Abidin noted, “The majority of cell leaders are Iraqis hiding out in the Deir ez-Zor desert, specifically in the Rawda desert near the Iraqi borders, which is a rugged area with numerous caves. Meanwhile, IS cells received sympathy from most of the people of Deir ez-Zor from a religious and tribal standpoint since they believe the SDF is against Islam and against Arabs. Indeed, IS is hated, but the SDF is also not appreciated by the people there. These are tribal areas, and if members of a tribe are affiliated with IS, the tribe would cover for them.”
He continued, “The SDF’s bad image among the people and their racist behavior are all factors that help the work and activity of IS cells. Since the SDF lacks popularity, IS finds it easier to operate amid SDF’s weak security. These IS cells carry out individual operations, mostly in the middle of the night. In addition, IS has planted fear among the people, so no one dares to report anything for fear of being targeted by the group.”
Abidin added, “Further facilitating IS’ activity is the corruption plaguing the SDF; some SDF leaders collaborate with IS and notify the group when a crackdown is underway so they can escape. IS operates at night and the SDF takes over during the day. Meanwhile, most victims are Arab SDF-affiliates, but the SDF only truly cares about oil in Deir ez-Zor.”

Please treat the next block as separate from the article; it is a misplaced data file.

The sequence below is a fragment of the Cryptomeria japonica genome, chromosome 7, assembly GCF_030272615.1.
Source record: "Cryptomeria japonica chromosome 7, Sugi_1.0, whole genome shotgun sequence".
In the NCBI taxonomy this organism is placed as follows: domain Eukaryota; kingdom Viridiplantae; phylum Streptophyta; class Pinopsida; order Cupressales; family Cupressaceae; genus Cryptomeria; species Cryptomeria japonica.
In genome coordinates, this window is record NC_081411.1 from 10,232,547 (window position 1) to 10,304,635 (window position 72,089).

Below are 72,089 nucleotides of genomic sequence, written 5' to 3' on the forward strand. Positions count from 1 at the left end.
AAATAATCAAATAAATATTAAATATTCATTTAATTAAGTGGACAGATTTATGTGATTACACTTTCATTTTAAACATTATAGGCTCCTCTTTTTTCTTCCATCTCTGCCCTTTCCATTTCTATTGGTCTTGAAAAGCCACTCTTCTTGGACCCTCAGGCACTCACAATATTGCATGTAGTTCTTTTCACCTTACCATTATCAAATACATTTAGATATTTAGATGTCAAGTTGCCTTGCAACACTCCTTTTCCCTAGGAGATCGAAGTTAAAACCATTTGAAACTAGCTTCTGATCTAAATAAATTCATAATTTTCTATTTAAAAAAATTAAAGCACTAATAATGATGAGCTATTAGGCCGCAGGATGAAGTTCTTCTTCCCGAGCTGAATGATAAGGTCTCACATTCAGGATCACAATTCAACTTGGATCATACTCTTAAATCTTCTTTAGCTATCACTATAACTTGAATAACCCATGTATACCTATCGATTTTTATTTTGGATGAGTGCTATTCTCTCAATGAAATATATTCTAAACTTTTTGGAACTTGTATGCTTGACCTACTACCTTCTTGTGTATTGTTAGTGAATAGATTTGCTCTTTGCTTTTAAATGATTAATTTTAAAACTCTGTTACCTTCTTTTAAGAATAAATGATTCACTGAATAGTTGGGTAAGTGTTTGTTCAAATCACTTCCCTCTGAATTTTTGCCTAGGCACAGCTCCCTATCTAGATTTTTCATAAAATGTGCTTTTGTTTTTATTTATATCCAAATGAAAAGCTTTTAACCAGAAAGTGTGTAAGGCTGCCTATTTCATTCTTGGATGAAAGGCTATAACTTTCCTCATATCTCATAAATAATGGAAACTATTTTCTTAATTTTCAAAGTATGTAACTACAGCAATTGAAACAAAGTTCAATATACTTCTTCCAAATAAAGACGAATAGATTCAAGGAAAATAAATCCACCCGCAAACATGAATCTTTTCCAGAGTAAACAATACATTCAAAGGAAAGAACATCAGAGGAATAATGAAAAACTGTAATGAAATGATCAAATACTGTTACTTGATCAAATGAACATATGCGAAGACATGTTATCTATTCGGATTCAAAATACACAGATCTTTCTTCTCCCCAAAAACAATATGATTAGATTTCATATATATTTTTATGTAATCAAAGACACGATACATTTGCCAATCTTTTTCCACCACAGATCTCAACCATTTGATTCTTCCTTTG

He stressed that the US-led international coalition cannot pursue individuals, which is the way cells operate. There is no plan to eliminate IS cells, as they do not constitute an army but operate individually.
Abidin said that Deir ez-Zor is a large geographical area, allowing IS cells to easily move around, while a large number of displaced people live in this area, which constitutes an appropriate environment for IS and makes it easier for IS affiliates to hide among the crowds since the displaced people’s affiliations are unknown.
Ahmed al-Sheble, a journalist from the Raqqa countryside who is currently residing near the Turkish-Syrian border in the Idlib countryside, told Al-Monitor, “The areas in which IS is active are the villages on the bank of the Euphrates River opposite areas controlled by the [Syrian] regime and Iran such as al-Shuhail, Hajin, al-Susah and al-Baghouz, eastern Deir ez-Zor. Many IS cells are stationed there. Over 500 IS affiliates were released by the SDF a while ago, and they communicate with other IS members inside and outside the area to target the SDF.”
He added, “Meanwhile, the SDF can always confront these cells with the support of the international coalition, but the SDF wants the area to be unstable in order to keep receiving support from the US. Security stability in the Deir ez-Zor countryside does not serve the SDF’s interests.”
Sheble noted, “IS cells will remain as long as the SDF does, because the latter carries out acts of racism and discrimination against the Arabs, and this constitutes a strong argument for IS to keep going. As long as marginalization, injustice and detention centers exist, IS cells will remain active. Meanwhile, revenge keeps hovering over the relationship between IS and the Kurds, so this battle between the two will never end.”